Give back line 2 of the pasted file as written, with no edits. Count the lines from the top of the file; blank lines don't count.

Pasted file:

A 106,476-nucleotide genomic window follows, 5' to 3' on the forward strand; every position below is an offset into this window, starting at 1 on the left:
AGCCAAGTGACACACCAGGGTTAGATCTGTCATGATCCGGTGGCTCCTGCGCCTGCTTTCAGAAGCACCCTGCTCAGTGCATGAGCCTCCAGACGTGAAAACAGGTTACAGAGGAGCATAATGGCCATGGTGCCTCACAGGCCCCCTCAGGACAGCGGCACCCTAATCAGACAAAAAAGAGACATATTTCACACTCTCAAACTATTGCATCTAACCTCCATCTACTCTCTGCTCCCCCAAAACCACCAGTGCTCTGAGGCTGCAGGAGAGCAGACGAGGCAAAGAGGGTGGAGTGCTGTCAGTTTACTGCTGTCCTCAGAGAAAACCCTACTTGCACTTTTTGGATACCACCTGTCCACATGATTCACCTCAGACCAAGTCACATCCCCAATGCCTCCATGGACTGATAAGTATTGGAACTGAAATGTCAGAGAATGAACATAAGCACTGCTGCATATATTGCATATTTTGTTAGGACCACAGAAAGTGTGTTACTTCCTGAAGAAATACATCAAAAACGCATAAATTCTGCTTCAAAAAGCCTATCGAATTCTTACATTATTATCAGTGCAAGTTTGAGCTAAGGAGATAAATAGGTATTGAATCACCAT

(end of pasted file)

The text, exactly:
AGCCAAGTGACACACCAGGGTTAGATCTGTCATGATCCGGTGGCTCCTGCGCCTGCTTTCAGAAGCACCCTGCTCAGTGCATGAGCCTCCAGACGTGAAAACAGGTTACAGAGGAGCATAATGGCCATGGTGCCTCACAGGCCCCCTCAGGACAGCGGCACCCTAATCAGACAAAAAAGAGACATATTTCACACTCTCAAACTATTGCATCTAACCTCCATCTACTCTCTGCTCCCCCAAAACCACCAGTGCTCTGAGGCTGCAGGAGAGCAGACGAGGCAAAGAGGGTGGAGTGCTGTCAGTTTACTGCTGTCCTCAGAGAAAACCCTACTTGCACTTTTTGGATACCACCTGTCCACATGATTCACCTCAGACCAAGTCACATCCCCAATGCCTCCATGGACTGATAAGTATTGGAACTGAAATGTCAGAGAATGAACATAAGCACTGCTGCATATATTGCATATTTTGTTAGGACCACAGAAAGTGTGTTACTTCCTGAAGAAATACATCAAAAACGCATAAATTCTGCTTCAAAAAGCCTATCGAATTCTTACATTATTATCAGTGCAAGTTTGAGCTAAGGAGATAAATAGGTATTGAATCACCAT